LOGAN – Logan FamilySearch Library, located at 81 North 100 East, in the back of the Logan Tabernacle, is a branch of the largest genealogical library in the world: the Family History Library in Salt Lake City operated by the Church of Jesus Christ of Latter-day Saints. And thousands of people visit the Logan library every year. In 2018, there were 14,400 visitors to the Logan FamilySearch Library, 734 of those people were not members of the Latter-day Saint church.
There are more than 5,100 branches of the church’s genealogical library in 140 countries throughout the world. The Logan branch of the Family History Center has 100 well-trained missionaries ready to assist anyone (regardless of religious persuasion) do genealogy research.
Elder Michael and Sister Sherry Cook from North Logan were called by the church about a year ago to lead the work in the Family History Center in the Logan Tabernacle.
The most important function of the FamilySearch Library is helping anyone research their family history, said Elle Christensen, the Public Relations missionary for the library.
“We do a lot of research here and we help a lot of people, whether they are members of the church or not, find family,” said Christensen. “We don’t do any proselyting in here at all, so people can feel safe.”
They have visitors from all over the valley, from Preston to Paradise, from Brigham City to Tremonton, and from all over the world.
“Our summer citizens love it here, they like it because everything is free and they get a lot of help.”
Christensen said she came to the family history center with an old black and white wedding photo of her grandfather and grandmother, wanting information. From that single photograph, she found 500 names of relatives she didn’t know she had.
She has been a missionary in the library for four years now and said those kinds of things happen all the time.
One of the things they are pushing now is video histories.
“We are trying to get return missionaries to come in and do video recordings of their missionary experiences,” she said. “Wouldn’t it be great for a grandfather to pull a video off the shelf and show it to his grandchildren?”
The video would show how he looked and sounded at the time.
“Can you imagine the impact that would have on his grandchildren,” she said. “The video service is not only for returned missionaries, anyone who wants to come in and tell their story is welcome.”
Christensen said there is also an outreach program where a missionary can go to a home, or anywhere else within reason, to make an audio or video recording of someone telling their life story. Last year, there were nearly 1,000 people who used outreach services.
She also said there is an app for cell phones that people can use to do family history on their phones.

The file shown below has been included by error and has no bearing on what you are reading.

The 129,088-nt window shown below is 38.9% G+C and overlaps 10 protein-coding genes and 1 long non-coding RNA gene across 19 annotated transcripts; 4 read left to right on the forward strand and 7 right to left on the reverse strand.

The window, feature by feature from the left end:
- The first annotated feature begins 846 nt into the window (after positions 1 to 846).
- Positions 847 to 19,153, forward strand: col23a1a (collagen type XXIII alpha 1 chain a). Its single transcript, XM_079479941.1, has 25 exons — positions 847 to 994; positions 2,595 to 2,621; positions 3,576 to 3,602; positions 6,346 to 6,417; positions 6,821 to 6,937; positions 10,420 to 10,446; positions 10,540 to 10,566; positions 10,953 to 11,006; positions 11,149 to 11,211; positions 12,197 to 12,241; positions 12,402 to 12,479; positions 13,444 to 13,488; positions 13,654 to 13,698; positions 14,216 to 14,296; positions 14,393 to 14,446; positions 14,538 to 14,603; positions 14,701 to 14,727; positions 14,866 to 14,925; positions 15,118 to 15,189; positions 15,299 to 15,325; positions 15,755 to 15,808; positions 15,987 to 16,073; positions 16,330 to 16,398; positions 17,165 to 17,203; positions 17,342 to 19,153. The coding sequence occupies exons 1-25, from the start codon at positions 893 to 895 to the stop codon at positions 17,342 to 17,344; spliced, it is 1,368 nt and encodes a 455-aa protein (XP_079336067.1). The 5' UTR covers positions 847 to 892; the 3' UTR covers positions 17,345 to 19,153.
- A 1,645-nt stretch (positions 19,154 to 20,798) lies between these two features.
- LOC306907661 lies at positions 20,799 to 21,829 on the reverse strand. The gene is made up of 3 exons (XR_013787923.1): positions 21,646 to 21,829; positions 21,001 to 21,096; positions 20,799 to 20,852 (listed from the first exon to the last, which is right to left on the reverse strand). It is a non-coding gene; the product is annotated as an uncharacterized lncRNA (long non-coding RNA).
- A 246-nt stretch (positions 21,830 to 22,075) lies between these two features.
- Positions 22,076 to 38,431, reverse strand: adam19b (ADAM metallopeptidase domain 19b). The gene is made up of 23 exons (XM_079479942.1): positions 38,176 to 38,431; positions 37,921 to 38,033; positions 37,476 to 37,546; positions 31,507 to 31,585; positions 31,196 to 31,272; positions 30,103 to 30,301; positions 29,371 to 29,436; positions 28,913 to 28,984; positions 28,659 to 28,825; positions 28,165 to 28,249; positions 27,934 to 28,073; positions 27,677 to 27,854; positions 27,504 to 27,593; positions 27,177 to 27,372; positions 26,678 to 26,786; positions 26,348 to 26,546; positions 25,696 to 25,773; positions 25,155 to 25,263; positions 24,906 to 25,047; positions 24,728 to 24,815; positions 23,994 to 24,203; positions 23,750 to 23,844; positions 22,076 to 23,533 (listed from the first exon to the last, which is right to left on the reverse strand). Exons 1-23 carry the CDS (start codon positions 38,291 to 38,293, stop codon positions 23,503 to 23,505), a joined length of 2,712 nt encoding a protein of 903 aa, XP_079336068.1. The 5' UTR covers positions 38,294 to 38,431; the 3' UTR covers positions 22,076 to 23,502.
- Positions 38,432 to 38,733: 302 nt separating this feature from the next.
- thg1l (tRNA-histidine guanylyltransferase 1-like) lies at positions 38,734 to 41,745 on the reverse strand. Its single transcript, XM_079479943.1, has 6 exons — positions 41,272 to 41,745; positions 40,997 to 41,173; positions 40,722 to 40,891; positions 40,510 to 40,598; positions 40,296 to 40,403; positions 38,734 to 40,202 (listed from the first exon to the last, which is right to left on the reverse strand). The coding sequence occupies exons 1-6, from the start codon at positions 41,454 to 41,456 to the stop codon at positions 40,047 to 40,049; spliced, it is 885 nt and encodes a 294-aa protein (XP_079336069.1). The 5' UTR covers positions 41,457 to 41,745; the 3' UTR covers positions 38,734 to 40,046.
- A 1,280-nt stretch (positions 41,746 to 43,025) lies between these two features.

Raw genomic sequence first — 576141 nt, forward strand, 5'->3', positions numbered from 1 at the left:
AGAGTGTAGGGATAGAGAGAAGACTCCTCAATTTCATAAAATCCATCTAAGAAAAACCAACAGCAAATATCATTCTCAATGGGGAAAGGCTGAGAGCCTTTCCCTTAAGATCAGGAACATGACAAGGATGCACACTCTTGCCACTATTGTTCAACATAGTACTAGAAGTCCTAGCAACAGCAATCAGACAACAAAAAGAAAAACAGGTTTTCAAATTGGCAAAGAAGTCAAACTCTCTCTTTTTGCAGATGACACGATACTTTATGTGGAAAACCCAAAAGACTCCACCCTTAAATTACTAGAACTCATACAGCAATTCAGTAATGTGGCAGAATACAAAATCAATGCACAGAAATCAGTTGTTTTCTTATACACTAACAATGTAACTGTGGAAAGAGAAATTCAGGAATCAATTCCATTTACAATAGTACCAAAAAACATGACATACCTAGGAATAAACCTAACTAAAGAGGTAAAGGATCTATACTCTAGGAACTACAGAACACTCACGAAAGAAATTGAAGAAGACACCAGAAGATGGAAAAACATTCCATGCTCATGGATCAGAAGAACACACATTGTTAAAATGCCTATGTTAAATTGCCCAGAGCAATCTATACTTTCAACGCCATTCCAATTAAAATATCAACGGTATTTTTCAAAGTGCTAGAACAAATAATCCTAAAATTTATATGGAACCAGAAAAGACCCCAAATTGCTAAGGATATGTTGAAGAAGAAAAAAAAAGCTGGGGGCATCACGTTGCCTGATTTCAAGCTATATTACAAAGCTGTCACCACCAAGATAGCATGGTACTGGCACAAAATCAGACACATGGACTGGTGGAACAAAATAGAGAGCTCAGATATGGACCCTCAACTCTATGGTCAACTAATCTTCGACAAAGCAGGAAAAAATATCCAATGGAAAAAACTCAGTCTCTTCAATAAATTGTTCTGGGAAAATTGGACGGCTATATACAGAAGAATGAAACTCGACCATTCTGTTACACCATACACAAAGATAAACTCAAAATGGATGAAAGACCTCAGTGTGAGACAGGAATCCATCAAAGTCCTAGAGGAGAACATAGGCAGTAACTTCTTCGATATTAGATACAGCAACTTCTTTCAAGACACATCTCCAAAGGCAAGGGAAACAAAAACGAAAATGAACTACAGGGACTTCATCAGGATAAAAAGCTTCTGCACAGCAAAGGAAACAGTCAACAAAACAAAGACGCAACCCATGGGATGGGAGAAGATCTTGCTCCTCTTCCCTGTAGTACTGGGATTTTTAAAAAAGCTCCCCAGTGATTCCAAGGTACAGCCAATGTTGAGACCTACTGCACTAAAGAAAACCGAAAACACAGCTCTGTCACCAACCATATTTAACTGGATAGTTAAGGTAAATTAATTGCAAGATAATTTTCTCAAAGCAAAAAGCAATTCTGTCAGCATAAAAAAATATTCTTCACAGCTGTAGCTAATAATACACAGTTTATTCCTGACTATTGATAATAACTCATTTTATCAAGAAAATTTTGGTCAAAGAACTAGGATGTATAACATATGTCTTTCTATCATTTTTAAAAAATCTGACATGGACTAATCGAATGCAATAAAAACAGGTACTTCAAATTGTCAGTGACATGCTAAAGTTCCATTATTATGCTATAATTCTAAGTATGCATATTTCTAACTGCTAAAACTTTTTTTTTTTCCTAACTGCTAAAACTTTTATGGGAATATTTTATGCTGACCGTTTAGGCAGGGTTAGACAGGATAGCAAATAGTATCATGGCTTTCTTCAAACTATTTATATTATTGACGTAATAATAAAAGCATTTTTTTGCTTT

The Logan facility also has several state-of-the-art ways to save people’s memories.
For photos, there are flatbed, negative and 35 mm scanners. For converting videos, they can reproduce VHS, DVD, 8mm and mini digital video tapes to a flash drive.
For audio services, there are digital conversion capabilities for cassettes, reel-to-reel and vinyl records.
There are host software programs available to visitors, all at no charge.
The library provides resources to assist people in the study of genealogy, including one-on-one assistance, access to internet to search records and classes on how to find relatives.
Sister Sherry Cook said the genealogy library in Logan began in the 1930’s when community members paid the Cache County Library to subscribe to a genealogy magazine.
The Cache County Library Board began ordering a few genealogy books for the community. Community members campaigned to raise funds to get more books, microfilms and microfilm readers. The single shelf of books grew to fill the basement of the library.
In 1974, the American Civil Liberties Union complained that the county library was in violation of separation between church and state and threatened to sue. A group of citizens moved some 12,000 books, cabinets and readers in seven hours, Cook said.
By 1992, the library in the Tabernacle had an inventory of 16,000 books, periodicals, manuscripts and 12,000 microfilm rolls on film. There were 20 microfilm readers, eight Epson computers, 2 IBM computers with printers and 20 microfilm readers to go with 15 microfiche readers. During the 2014 remodeling of the building, many of the books and microfilm were digitized.
Today, the Logan FamilySearch Library has tables of computers with internet access to limitless family history information and missionaries waiting to help
The Library is open Monday from 9:30 a.m. to 5 p.m. and Tuesday through Thursday 9:30 a.m. until 9 p.m. Friday is open 9:30 a.m. until 5 p.m. and Saturday 10:30 a.m. until 3 p.m.